Most Christians are educated way beyond their level of obedience, according to Dr. John Maxwell.

And it’s awkward.

Like an overweight doctor telling me I have to lose weight, or someone with a degree in business management who clearly can’t manage.

I get it; it’s a cultural thing. I am absolutely a fan of our education system, but many degrees are designed primarily to learn information about something. Though this is a good thing, you don’t have to be able to do any of the stuff you learn; you just have to memorize information about it and then you’re the “expert.” The church can be the same. We are creating a culture of armchair quarterback Christians who are loud, opinionated “experts” shouting from the living room at their TV. They don’t actually participate in giving to the poor, social justice, or evangelism, but they are quick to tell everyone how it should be done.

And it’s awkward.

Like the guy with the Jesus fish on his bumper who gives you the bird as he cuts you off in traffic. Like the angry blogger who fully believes in tolerance vehemently ripping apart someone who thinks differently.

So, to all those who claim to be Christian.

I am not asking if you think taking care of the poor is a good idea, I am asking do you take care of the poor?

I am not asking if you agree with Jesus, I am asking do you actually try living like him?

I am not asking if you believe prayer is a great idea, I am asking if you actually pray?

I am not asking if you think spending time with your family is important, I am asking if you actually spend quality time with your family?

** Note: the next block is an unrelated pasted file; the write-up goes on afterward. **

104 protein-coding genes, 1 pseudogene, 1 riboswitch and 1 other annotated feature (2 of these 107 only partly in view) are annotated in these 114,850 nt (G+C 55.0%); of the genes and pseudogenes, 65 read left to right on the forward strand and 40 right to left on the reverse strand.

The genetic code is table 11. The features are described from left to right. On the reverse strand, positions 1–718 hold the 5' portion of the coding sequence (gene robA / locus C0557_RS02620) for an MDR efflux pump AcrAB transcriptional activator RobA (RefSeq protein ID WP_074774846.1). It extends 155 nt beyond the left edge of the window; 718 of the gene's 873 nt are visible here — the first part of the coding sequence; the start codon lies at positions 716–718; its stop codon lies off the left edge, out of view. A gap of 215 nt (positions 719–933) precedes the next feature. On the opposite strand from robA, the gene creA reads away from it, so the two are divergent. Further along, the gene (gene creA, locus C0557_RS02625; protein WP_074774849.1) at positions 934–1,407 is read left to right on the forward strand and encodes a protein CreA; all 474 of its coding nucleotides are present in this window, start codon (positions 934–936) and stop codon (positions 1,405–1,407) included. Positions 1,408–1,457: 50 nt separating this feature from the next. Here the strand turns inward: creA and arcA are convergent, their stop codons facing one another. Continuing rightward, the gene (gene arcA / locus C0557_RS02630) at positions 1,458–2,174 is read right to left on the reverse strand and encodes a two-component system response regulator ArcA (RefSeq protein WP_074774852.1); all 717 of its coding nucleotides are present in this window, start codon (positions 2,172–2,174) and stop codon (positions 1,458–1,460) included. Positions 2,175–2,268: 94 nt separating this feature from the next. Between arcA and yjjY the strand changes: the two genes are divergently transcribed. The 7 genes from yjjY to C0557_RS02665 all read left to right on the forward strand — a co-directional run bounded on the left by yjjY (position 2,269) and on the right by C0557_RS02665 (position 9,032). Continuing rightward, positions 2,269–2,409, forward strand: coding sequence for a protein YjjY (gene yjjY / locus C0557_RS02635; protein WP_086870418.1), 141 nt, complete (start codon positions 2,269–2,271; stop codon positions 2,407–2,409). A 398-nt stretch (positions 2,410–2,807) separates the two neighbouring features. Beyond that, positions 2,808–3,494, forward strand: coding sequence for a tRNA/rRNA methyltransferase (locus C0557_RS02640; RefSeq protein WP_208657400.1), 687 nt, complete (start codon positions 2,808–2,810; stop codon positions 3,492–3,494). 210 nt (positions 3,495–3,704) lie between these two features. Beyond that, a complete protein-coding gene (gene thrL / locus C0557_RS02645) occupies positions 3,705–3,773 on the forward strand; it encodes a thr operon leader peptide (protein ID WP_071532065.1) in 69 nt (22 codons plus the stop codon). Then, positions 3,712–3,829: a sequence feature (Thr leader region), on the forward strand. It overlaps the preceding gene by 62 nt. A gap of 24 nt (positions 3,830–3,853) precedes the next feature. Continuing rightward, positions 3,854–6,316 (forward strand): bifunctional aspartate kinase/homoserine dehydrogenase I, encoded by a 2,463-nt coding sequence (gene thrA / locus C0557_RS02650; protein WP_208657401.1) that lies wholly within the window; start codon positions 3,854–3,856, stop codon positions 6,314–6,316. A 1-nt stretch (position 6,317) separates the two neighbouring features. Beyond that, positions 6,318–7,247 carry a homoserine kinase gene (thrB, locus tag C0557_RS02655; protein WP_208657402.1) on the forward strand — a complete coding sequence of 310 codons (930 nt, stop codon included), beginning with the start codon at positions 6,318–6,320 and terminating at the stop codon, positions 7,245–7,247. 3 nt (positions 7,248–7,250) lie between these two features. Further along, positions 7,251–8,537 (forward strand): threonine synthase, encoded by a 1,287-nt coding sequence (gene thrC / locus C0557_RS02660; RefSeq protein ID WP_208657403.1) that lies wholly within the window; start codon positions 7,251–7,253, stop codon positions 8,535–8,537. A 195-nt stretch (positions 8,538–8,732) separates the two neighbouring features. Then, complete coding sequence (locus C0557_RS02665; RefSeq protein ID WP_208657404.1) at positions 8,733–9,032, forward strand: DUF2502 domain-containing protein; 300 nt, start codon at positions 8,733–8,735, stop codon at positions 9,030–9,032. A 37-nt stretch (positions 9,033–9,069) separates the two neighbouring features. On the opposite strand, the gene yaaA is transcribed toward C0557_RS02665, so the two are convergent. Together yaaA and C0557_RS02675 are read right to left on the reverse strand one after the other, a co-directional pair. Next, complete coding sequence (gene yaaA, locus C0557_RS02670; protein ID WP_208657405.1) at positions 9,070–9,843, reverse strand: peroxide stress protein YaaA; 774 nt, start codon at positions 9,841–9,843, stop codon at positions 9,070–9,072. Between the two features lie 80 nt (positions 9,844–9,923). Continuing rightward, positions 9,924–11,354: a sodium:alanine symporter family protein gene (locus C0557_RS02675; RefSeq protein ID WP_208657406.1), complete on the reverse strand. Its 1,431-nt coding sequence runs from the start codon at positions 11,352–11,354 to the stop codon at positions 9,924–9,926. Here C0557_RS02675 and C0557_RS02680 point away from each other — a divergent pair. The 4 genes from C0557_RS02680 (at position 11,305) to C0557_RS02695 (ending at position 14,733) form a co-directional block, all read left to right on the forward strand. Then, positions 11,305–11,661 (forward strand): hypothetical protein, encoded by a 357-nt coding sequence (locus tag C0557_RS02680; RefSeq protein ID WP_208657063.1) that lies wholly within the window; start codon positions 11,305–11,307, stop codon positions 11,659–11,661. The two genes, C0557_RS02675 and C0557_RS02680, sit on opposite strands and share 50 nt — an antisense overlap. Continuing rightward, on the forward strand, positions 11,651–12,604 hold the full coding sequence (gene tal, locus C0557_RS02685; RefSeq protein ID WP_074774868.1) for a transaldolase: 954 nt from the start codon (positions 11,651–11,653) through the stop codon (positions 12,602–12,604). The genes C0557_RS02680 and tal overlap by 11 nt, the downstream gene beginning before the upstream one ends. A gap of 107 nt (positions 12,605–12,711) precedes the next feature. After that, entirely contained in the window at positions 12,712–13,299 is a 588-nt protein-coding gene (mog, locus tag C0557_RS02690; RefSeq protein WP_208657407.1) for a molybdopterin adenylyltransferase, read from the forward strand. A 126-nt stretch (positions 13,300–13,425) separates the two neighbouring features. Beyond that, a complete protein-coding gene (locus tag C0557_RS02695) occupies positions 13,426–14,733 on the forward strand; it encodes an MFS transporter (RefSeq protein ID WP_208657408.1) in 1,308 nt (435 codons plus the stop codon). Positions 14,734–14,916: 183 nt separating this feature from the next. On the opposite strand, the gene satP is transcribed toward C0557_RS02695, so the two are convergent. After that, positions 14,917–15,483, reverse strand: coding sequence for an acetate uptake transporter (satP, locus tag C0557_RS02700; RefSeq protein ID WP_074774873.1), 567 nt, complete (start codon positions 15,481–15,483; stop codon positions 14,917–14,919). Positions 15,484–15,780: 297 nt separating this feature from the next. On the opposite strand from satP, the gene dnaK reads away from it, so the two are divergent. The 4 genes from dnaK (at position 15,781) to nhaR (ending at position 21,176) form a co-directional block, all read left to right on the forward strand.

I am not asking if you think church is important, I am asking if you actually make it a priority?

Just because someone knows the right information about a topic doesn’t at all mean they are living it out.

Are you educated way beyond your level of obedience? What bothers me even more are the sideline, armchair, living room (you pick the metaphor) Christians who rip apart those who are trying to make a difference. Don’t get me wrong. We need accurate, well-studied people, but what we need more are well read, theologically sound Christians who are actually living like Christ.

If you are not, well . . .

It’s awkward.

Honestly, I think I am guilty too. I don’t want to just talk about Jesus. I also want to mirror his ways in my family, church, and community.

I think the juxtaposition in the Bible is right on! Though our good works don’t save us (Ephesians 2:8-9) if our salvation is not active, it may be dead (James 2:17).

Mike Colaw is lead pastor at Trinity Wesleyan Church in Indianapolis, Ind. He blogs regularly at